The Grail Diary

In the film Indiana Jones and the last crusade, Indiana’s father, Henry Jones, played by Sean Connery, has a Grail diary. This notebook is the complete collection of his notes and sketches made in search of the Holy Grail. The Grail is the cup that Jesus drank from at the last support and is fabled to have magical healing powers for anyone who drinks from it. 

According to the film, Dr Jones begins the notebook with his thoughts about the Holy Grail at the start of his search for it and gradually added to it whenever he found a new clue or piece of information that might help him find the cup. The notebook was carried with him at all times and acted as a personal reference guide for all things related to the legend of the cup and its hiding place.

Wade Watts borrows this idea in the book Ready Player One to keep a physical copy of all his research related to the challenge to find Halliday’s Easter Egg. Wade uses the Grail Diary throughout the challenges as an aid to his memory.

While studying for my Information Systems and Management degree, I created my version of a Grail Diary titled The CIO Handbook. I used a Google Drive document to store all my notes for each module and added anything else I picked up in my job or more extensive reading that might help me in the future. I still have this document and have created a couple of other Grail Diaries related to significant, long-term goals that I have set myself.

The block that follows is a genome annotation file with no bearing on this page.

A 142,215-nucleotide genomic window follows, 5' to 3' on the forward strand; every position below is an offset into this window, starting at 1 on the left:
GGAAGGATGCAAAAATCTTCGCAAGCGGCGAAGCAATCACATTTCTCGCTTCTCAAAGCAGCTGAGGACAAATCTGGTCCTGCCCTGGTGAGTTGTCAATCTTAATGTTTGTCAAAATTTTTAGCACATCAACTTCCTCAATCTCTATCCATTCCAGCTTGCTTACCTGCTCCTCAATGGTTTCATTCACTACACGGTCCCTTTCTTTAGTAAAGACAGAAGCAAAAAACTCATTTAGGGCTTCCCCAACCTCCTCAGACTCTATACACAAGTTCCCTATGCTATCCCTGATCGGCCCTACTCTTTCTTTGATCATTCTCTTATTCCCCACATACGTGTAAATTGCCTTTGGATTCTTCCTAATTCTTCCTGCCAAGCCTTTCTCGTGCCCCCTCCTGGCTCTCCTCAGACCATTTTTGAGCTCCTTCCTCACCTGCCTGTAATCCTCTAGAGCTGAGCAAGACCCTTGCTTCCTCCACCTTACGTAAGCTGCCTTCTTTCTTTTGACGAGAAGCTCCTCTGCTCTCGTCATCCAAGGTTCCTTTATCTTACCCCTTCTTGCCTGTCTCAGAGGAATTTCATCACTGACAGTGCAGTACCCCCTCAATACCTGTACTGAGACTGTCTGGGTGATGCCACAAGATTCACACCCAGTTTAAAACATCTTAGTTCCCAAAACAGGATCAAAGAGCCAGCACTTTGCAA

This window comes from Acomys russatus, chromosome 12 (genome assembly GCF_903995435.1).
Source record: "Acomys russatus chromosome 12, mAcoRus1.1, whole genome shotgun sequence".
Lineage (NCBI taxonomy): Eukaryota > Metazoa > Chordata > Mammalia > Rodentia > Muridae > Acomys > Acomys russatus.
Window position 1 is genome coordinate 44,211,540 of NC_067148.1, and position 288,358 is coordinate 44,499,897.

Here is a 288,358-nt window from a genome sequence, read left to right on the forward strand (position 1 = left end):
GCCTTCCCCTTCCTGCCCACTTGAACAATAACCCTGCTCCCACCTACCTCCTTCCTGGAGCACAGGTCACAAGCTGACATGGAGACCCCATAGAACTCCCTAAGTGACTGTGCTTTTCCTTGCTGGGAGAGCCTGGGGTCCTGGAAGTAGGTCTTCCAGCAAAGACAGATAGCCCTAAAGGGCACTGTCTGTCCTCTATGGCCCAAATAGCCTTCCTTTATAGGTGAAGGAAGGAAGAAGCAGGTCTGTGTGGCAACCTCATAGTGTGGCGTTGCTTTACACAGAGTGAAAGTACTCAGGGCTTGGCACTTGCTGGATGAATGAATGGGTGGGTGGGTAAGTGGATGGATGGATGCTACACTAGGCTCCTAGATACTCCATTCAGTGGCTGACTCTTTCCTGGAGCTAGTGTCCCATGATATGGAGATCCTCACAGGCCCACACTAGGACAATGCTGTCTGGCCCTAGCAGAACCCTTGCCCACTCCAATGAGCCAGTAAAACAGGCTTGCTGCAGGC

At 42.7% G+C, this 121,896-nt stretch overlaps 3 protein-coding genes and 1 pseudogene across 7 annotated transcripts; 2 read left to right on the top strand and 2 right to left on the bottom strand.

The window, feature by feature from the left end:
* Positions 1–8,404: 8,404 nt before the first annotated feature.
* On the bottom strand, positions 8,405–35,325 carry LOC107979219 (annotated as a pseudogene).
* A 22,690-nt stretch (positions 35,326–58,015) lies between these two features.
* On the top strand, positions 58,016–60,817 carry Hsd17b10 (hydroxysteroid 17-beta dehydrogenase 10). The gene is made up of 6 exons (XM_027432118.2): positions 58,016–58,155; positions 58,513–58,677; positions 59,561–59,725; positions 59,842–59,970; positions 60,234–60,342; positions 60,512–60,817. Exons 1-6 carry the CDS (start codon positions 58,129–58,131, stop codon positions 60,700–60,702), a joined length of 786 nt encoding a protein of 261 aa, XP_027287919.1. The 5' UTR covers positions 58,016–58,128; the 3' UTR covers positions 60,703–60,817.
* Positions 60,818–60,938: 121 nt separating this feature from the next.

Many note-taking apps provide a better platform for a digital Grail Diary than a Google Doc. OneNote, Notion, and Evernote are great tools that make it easy to take and store notes that you can organise and quickly access when you need to remind yourself of something you have previously read or an idea you have had. The ultimate software for a Grail Diary is Roam Research; it is not the easiest tool to master, but it works like your own personal Wikipedia.

In knowledge representation and reasoning, a knowledge graph is a knowledge base that uses a graph-structured data model or topology to integrate data. Knowledge graphs are often used to store interlinked descriptions of entities – objects, events, situations or abstract concepts – with free-form semantics.


If you have a big challenge or goal, start your own Grail Diary. Add all your notes and ideas to the diary and use them as a reference whenever needed. You could start with a dead tree notebook or a simple Google or Word doc, but to make the most of the digital format, sign up to roam and begin to build a personal knowledge graph. 

Get in touch with me on Twitter if you have your own Grail Diary or start one and want to talk about your ideas on using one.